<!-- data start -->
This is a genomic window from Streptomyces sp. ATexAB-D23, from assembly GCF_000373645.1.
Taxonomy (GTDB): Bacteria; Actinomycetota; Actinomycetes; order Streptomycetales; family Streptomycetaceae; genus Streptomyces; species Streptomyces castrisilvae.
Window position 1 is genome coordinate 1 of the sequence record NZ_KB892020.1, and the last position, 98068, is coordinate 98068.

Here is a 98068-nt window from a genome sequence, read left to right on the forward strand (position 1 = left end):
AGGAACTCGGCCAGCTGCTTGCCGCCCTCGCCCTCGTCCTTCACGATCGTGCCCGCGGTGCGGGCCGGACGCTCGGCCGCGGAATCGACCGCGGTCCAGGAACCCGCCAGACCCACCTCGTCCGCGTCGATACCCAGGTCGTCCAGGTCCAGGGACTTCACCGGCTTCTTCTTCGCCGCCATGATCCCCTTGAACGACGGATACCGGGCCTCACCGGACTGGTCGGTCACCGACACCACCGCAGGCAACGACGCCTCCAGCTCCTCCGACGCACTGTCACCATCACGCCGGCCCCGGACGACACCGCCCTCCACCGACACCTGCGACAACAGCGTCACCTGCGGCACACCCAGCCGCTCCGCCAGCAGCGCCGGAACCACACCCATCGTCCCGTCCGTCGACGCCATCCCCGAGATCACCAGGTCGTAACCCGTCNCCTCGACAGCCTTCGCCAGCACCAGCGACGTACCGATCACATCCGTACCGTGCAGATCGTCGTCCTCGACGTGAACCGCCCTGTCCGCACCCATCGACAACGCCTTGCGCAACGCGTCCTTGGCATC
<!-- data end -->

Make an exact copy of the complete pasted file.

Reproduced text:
This is a genomic window from Streptomyces sp. ATexAB-D23, from assembly GCF_000373645.1.
Taxonomy (GTDB): Bacteria; Actinomycetota; Actinomycetes; order Streptomycetales; family Streptomycetaceae; genus Streptomyces; species Streptomyces castrisilvae.
Window position 1 is genome coordinate 1 of the sequence record NZ_KB892020.1, and the last position, 98068, is coordinate 98068.

Here is a 98068-nt window from a genome sequence, read left to right on the forward strand (position 1 = left end):
AGGAACTCGGCCAGCTGCTTGCCGCCCTCGCCCTCGTCCTTCACGATCGTGCCCGCGGTGCGGGCCGGACGCTCGGCCGCGGAATCGACCGCGGTCCAGGAACCCGCCAGACCCACCTCGTCCGCGTCGATACCCAGGTCGTCCAGGTCCAGGGACTTCACCGGCTTCTTCTTCGCCGCCATGATCCCCTTGAACGACGGATACCGGGCCTCACCGGACTGGTCGGTCACCGACACCACCGCAGGCAACGACGCCTCCAGCTCCTCCGACGCACTGTCACCATCACGCCGGCCCCGGACGACACCGCCCTCCACCGACACCTGCGACAACAGCGTCACCTGCGGCACACCCAGCCGCTCCGCCAGCAGCGCCGGAACCACACCCATCGTCCCGTCCGTCGACGCCATCCCCGAGATCACCAGGTCGTAACCCGTCNCCTCGACAGCCTTCGCCAGCACCAGCGACGTACCGATCACATCCGTACCGTGCAGATCGTCGTCCTCGACGTGAACCGCCCTGTCCGCACCCATCGACAACGCCTTGCGCAACGCGTCCTTGGCATC